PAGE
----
Child and parental acculturation attitudes and child well-being: concurrent and longitudinal relationships among children in immigrant contexts

Cordeu Cuccia, Cecilia (2016) Child and parental acculturation attitudes and child well-being: concurrent and longitudinal relationships among children in immigrant contexts. Doctoral thesis (PhD), University of Sussex.

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Abstract

The acculturation process is an important part of the experience that immigrant children and their families go through when adapting to live in a new country. Most studies on acculturation have included immigrant groups – mainly adults – living in North America and Europe. This thesis seeks to redress that imbalance by focussing on the acculturation attitudes and well-being of children and adolescents both in Chile and the United Kingdom (UK). A further important aspect is to examine how the discrepancies in acculturation within the family relate to children’s well-being and family relationships.

In this thesis, a bi-dimensional approach (both desire for culture maintenance and culture adoption/desire for contact with other groups) is used to test various hypotheses about the relationship between acculturation orientations - children’s, parents’ and discrepancies between the children and parents - and well-being of children. Several features characterise the research: two different receiving contexts (UK and Chile); different national origins of participants (with immigrant background and non-immigrant background); use of cross-sectional, longitudinal and qualitative methods; use of both perceived parent and actual parent scores; and the presence of social mediators and moderators (e.g., perceived discrimination, perceived peer acceptance, perceived school climate and perceived family relationship).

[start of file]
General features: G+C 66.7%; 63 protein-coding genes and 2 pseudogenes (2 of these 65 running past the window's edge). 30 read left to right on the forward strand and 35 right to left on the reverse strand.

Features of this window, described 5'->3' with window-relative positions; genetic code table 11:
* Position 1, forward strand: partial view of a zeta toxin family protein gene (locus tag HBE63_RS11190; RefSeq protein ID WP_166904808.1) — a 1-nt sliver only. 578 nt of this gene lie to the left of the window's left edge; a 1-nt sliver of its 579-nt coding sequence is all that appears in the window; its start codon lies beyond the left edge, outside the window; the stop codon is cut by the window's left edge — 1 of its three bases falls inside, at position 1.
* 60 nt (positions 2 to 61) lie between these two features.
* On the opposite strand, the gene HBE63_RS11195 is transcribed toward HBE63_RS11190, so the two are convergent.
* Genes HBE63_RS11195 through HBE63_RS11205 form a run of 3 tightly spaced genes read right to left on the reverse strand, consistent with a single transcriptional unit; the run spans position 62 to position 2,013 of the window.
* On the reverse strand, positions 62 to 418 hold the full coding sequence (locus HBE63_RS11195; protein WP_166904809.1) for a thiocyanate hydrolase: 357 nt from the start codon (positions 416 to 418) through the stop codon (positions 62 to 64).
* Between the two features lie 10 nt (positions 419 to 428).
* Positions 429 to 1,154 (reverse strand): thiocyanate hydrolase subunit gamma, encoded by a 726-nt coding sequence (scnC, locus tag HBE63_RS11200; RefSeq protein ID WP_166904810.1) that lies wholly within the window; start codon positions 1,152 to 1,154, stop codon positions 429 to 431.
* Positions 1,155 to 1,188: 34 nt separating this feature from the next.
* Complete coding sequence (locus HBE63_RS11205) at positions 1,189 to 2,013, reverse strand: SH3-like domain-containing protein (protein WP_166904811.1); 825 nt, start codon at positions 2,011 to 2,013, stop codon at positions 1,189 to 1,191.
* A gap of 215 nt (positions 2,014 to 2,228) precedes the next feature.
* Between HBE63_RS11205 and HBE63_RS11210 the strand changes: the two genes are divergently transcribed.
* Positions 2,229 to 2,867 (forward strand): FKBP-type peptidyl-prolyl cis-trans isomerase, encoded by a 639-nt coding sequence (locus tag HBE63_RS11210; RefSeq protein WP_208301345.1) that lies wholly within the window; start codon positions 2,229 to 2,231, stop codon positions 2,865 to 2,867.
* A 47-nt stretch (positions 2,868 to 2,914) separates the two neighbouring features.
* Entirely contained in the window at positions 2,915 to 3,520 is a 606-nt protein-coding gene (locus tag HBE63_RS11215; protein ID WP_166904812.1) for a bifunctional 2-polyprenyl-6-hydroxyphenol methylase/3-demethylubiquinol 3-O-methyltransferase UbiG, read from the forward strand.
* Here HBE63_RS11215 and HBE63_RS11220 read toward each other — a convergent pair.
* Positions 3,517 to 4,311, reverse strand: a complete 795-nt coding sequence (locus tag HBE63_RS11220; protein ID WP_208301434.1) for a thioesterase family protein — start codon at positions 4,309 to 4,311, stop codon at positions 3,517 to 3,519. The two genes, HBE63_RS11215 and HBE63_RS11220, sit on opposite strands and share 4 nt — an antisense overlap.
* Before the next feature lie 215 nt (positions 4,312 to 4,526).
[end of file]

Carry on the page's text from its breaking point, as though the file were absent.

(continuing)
The main findings were that, both in UK and Chile, immigrant children showed preference for maintenance of their heritage culture (CM) and establishing contact with receiving groups (DC) (or adopting the receiving culture (CA)), and that this preference was related to better well-being than other options, both concurrently and longitudinally. The acculturation discrepancies between children and parents had different consequences on well-being if they were on CM, CA or DC, depending on the measure used to calculate the discrepancies and also for immigrant and non-immigrant children.

The findings are discussed in relation to the existing literature, and implications are drawn for improving psychological adjustment of immigrants and for future research that is needed.

Item Type: Thesis (Doctoral)
Schools and Departments: School of Psychology > Psychology
Subjects: B Philosophy. Psychology. Religion > BF Psychology > BF0712 Developmental psychology Including infant psychology, child psychology, adolescence, adulthood > BF0724 Adolesence. Youth
J Political Science > JV Colonies and colonisation. Emigration and immigration. International migration > JV6001 Emigration and immigration. International migration
Depositing User: Library Cataloguing
Date Deposited: 31 Aug 2016 09:15
Last Modified: 01 Oct 2018 06:17
URI: http://sro.sussex.ac.uk/id/eprint/63058

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